Sunday 4 September 2016

2016 Chess Olympiad - Round 2

Or "How they sucked all the fun out of the tournament"
Round 2 saw the PNG go 4-0 up against Uganda after 15 minutes, which was a mixed blessing for us. The Uganda team was paired for round 2 (they weren't included for the first round), but just before the round it became apparent that they were not in Baku. However formalities needed to be observed so the PNG players sat down at the board, started the clocks and waited the required forfeit time. After 15 minutes the scoresheets were signed and spent the rest of the afternoon observing the other boards.
The small Oceania teams (Fiji, Guam, Palau) all continue to find it tough going, all getting blanked by their higher rated opponents. This fate also befell the New Zealand team (at the hands of Kazakhstan), while Anton Smirnov's win over GM Ante Brkic picked up Australia's only point against Croatia.
In terms of the overall event, this is shaping up as one of the least fun Olympiads I have been to. Apart from the "no watches, personal cameras, notebook and pencil" rule, players are (as usual) being chased out of the hall once their games have finished. There is no area to socialise after the games either, as the venue seems to lack a coffee shop, bar or even merchandising area (ie no chess books or equipment). You catch the bus to the venue, play chess, and then catch the bus back to the hotel, with nothing else to do. And as the venue is quite a way from the various shopping districts it is no practical to find a local coffee shop or bar to gather at (at least for teams staying at the QafQaz hotel)
Round 3 sees PNG play Belgium all the way up on Board 46, which is a pairing that also occurred in Round 1 of the 2004 Olympiad. IIRC we did get 0-4 in that match, so we can only improve (or tread water) this time.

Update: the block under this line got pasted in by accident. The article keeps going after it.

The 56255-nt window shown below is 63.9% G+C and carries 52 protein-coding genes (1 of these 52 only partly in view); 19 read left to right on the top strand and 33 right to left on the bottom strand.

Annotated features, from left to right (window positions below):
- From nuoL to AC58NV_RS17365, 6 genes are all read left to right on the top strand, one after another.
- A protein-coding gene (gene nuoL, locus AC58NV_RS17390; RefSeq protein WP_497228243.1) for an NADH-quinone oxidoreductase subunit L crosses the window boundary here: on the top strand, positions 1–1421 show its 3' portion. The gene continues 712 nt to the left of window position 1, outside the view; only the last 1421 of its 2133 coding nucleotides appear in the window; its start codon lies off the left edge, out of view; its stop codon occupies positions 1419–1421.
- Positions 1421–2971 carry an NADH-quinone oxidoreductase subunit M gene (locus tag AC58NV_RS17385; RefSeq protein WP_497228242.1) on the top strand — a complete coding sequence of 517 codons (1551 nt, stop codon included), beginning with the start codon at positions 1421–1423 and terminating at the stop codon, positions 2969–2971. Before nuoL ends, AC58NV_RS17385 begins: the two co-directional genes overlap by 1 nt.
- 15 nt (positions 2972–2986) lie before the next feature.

Anonymous said...

Chess24 has about the toilet rules.

Chess24 correctly described the rule (you don't have to ask "permission", just notify), but still the petition came up with excuses.

Given that there have been multiple times in chess history where the number of bathroom trips was a point of contention (including the "disappearing" video tapes from Elista), I would think that accounting this is wise. OTOH, according to FIDE regulations there should be an arbiter per match, so presumably they can keep track of this w/o the player specifically notifying? Or do players wander around a lot, and no one is sure whether they stay in the area, or head outside?

ThanklessTemerity said...
This comment has been removed by the author.
ThanklessTemerity said...

I made a comment, but I guess I went over the character limit, and it was deleted.

I don't know if it is worth splitting it into parts or not, unless Shaun is going to comment further. Basically, point #1 is technically wrong (do they mean "playing venue" ?!) and anyway arbiters can require more than the Laws of Chess (the word "absurd" implies to me that it contradicts the Laws, which I don't understand), while points #2, #4, and the final sentence are arguments toward the popular feeling, without any real basis. Have any of these signers ever worked in surveillance? Usually 99.99% of the data is useless, but having the critical 0.01% is more important. Same here, the imaginative idea that FIDE is humiliating or penalising players by making an accurate record (when surely an inaccurate record exists by observation anyway) is a non sequitur.